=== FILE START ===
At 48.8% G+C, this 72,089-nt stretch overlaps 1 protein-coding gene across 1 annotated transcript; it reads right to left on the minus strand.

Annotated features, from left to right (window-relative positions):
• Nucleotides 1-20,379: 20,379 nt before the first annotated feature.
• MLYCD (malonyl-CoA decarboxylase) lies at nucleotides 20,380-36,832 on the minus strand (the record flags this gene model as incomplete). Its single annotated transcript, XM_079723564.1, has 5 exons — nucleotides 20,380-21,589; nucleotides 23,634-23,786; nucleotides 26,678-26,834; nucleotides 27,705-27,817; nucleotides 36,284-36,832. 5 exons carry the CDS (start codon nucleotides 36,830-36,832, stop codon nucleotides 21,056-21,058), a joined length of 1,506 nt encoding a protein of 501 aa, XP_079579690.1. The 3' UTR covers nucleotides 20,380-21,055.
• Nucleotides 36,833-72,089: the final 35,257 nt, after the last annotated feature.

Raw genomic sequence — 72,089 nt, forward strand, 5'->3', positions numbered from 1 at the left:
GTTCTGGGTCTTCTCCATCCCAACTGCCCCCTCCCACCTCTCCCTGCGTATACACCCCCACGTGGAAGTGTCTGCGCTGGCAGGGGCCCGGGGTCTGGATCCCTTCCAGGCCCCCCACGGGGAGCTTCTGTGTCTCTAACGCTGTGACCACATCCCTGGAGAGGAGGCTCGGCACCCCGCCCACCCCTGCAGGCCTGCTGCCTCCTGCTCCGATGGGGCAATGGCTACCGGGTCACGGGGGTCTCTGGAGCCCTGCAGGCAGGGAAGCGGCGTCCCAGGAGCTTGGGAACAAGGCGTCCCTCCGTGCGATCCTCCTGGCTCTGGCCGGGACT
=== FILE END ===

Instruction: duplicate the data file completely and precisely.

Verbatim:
At 48.8% G+C, this 72,089-nt stretch overlaps 1 protein-coding gene across 1 annotated transcript; it reads right to left on the minus strand.

Annotated features, from left to right (window-relative positions):
• Nucleotides 1-20,379: 20,379 nt before the first annotated feature.
• MLYCD (malonyl-CoA decarboxylase) lies at nucleotides 20,380-36,832 on the minus strand (the record flags this gene model as incomplete). Its single annotated transcript, XM_079723564.1, has 5 exons — nucleotides 20,380-21,589; nucleotides 23,634-23,786; nucleotides 26,678-26,834; nucleotides 27,705-27,817; nucleotides 36,284-36,832. 5 exons carry the CDS (start codon nucleotides 36,830-36,832, stop codon nucleotides 21,056-21,058), a joined length of 1,506 nt encoding a protein of 501 aa, XP_079579690.1. The 3' UTR covers nucleotides 20,380-21,055.
• Nucleotides 36,833-72,089: the final 35,257 nt, after the last annotated feature.

Raw genomic sequence — 72,089 nt, forward strand, 5'->3', positions numbered from 1 at the left:
GTTCTGGGTCTTCTCCATCCCAACTGCCCCCTCCCACCTCTCCCTGCGTATACACCCCCACGTGGAAGTGTCTGCGCTGGCAGGGGCCCGGGGTCTGGATCCCTTCCAGGCCCCCCACGGGGAGCTTCTGTGTCTCTAACGCTGTGACCACATCCCTGGAGAGGAGGCTCGGCACCCCGCCCACCCCTGCAGGCCTGCTGCCTCCTGCTCCGATGGGGCAATGGCTACCGGGTCACGGGGGTCTCTGGAGCCCTGCAGGCAGGGAAGCGGCGTCCCAGGAGCTTGGGAACAAGGCGTCCCTCCGTGCGATCCTCCTGGCTCTGGCCGGGACT